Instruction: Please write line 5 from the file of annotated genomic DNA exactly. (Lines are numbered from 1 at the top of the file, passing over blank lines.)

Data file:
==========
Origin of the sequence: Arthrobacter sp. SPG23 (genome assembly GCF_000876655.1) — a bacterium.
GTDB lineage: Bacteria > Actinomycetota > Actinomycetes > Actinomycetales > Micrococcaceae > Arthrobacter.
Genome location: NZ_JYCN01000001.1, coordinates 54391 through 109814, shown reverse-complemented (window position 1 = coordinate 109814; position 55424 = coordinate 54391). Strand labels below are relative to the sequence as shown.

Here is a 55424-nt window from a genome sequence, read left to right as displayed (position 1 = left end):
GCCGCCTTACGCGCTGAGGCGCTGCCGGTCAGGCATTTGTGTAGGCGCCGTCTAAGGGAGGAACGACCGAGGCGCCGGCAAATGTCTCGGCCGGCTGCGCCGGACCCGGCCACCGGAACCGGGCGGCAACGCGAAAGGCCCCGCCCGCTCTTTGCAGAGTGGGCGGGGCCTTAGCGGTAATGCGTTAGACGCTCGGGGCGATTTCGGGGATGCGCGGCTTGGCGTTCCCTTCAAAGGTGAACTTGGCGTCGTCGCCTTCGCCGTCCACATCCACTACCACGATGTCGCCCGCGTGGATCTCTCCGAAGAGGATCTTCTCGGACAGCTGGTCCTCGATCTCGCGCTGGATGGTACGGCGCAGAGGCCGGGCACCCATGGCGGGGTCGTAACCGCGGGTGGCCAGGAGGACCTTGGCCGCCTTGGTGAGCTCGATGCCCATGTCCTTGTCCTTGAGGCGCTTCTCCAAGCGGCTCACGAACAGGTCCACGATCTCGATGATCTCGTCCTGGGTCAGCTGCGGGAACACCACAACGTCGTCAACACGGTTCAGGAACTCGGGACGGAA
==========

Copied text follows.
GCCGCCTTACGCGCTGAGGCGCTGCCGGTCAGGCATTTGTGTAGGCGCCGTCTAAGGGAGGAACGACCGAGGCGCCGGCAAATGTCTCGGCCGGCTGCGCCGGACCCGGCCACCGGAACCGGGCGGCAACGCGAAAGGCCCCGCCCGCTCTTTGCAGAGTGGGCGGGGCCTTAGCGGTAATGCGTTAGACGCTCGGGGCGATTTCGGGGATGCGCGGCTTGGCGTTCCCTTCAAAGGTGAACTTGGCGTCGTCGCCTTCGCCGTCCACATCCACTACCACGATGTCGCCCGCGTGGATCTCTCCGAAGAGGATCTTCTCGGACAGCTGGTCCTCGATCTCGCGCTGGATGGTACGGCGCAGAGGCCGGGCACCCATGGCGGGGTCGTAACCGCGGGTGGCCAGGAGGACCTTGGCCGCCTTGGTGAGCTCGATGCCCATGTCCTTGTCCTTGAGGCGCTTCTCCAAGCGGCTCACGAACAGGTCCACGATCTCGATGATCTCGTCCTGGGTCAGCTGCGGGAACACCACAACGTCGTCAACACGGTTCAGGAACTCGGGACGGAA